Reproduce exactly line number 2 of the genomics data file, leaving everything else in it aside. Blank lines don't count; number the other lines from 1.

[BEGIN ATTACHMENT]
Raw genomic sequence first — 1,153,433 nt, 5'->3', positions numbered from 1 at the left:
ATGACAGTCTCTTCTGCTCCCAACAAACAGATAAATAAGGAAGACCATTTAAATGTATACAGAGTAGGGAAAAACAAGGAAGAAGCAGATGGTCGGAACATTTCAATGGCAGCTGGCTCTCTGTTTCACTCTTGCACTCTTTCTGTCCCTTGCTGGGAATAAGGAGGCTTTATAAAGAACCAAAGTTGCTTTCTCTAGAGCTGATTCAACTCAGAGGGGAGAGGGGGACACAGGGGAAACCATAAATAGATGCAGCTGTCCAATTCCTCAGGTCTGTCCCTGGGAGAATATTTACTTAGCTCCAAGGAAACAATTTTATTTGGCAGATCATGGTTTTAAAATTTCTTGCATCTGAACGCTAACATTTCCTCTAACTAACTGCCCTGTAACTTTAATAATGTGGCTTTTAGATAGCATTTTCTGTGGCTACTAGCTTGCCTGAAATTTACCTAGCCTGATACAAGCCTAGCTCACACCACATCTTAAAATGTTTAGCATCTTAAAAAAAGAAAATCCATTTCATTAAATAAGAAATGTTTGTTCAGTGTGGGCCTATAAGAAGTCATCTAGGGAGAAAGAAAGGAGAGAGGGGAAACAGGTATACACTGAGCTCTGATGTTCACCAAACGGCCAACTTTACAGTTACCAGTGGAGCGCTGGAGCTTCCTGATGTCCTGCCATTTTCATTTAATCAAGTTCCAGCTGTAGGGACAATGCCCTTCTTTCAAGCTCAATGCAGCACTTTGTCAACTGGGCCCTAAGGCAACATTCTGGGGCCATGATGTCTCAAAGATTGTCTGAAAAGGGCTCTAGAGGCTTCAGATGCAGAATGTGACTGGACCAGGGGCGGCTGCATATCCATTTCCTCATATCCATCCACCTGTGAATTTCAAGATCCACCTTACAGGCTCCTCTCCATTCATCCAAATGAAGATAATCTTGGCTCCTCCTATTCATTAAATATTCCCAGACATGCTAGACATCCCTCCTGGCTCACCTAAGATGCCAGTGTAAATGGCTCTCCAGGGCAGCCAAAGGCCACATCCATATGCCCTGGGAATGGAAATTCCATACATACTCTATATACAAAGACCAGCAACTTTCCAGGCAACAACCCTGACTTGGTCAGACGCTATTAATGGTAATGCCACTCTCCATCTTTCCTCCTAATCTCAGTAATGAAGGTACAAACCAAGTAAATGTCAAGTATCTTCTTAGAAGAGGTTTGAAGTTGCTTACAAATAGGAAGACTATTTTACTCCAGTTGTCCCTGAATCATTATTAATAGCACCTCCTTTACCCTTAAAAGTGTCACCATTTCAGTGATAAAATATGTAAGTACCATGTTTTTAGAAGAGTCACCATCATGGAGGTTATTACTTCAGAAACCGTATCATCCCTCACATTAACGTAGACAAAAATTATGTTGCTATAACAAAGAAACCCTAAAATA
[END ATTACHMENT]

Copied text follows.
ATGACAGTCTCTTCTGCTCCCAACAAACAGATAAATAAGGAAGACCATTTAAATGTATACAGAGTAGGGAAAAACAAGGAAGAAGCAGATGGTCGGAACATTTCAATGGCAGCTGGCTCTCTGTTTCACTCTTGCACTCTTTCTGTCCCTTGCTGGGAATAAGGAGGCTTTATAAAGAACCAAAGTTGCTTTCTCTAGAGCTGATTCAACTCAGAGGGGAGAGGGGGACACAGGGGAAACCATAAATAGATGCAGCTGTCCAATTCCTCAGGTCTGTCCCTGGGAGAATATTTACTTAGCTCCAAGGAAACAATTTTATTTGGCAGATCATGGTTTTAAAATTTCTTGCATCTGAACGCTAACATTTCCTCTAACTAACTGCCCTGTAACTTTAATAATGTGGCTTTTAGATAGCATTTTCTGTGGCTACTAGCTTGCCTGAAATTTACCTAGCCTGATACAAGCCTAGCTCACACCACATCTTAAAATGTTTAGCATCTTAAAAAAAGAAAATCCATTTCATTAAATAAGAAATGTTTGTTCAGTGTGGGCCTATAAGAAGTCATCTAGGGAGAAAGAAAGGAGAGAGGGGAAACAGGTATACACTGAGCTCTGATGTTCACCAAACGGCCAACTTTACAGTTACCAGTGGAGCGCTGGAGCTTCCTGATGTCCTGCCATTTTCATTTAATCAAGTTCCAGCTGTAGGGACAATGCCCTTCTTTCAAGCTCAATGCAGCACTTTGTCAACTGGGCCCTAAGGCAACATTCTGGGGCCATGATGTCTCAAAGATTGTCTGAAAAGGGCTCTAGAGGCTTCAGATGCAGAATGTGACTGGACCAGGGGCGGCTGCATATCCATTTCCTCATATCCATCCACCTGTGAATTTCAAGATCCACCTTACAGGCTCCTCTCCATTCATCCAAATGAAGATAATCTTGGCTCCTCCTATTCATTAAATATTCCCAGACATGCTAGACATCCCTCCTGGCTCACCTAAGATGCCAGTGTAAATGGCTCTCCAGGGCAGCCAAAGGCCACATCCATATGCCCTGGGAATGGAAATTCCATACATACTCTATATACAAAGACCAGCAACTTTCCAGGCAACAACCCTGACTTGGTCAGACGCTATTAATGGTAATGCCACTCTCCATCTTTCCTCCTAATCTCAGTAATGAAGGTACAAACCAAGTAAATGTCAAGTATCTTCTTAGAAGAGGTTTGAAGTTGCTTACAAATAGGAAGACTATTTTACTCCAGTTGTCCCTGAATCATTATTAATAGCACCTCCTTTACCCTTAAAAGTGTCACCATTTCAGTGATAAAATATGTAAGTACCATGTTTTTAGAAGAGTCACCATCATGGAGGTTATTACTTCAGAAACCGTATCATCCCTCACATTAACGTAGACAAAAATTATGTTGCTATAACAAAGAAACCCTAAAATA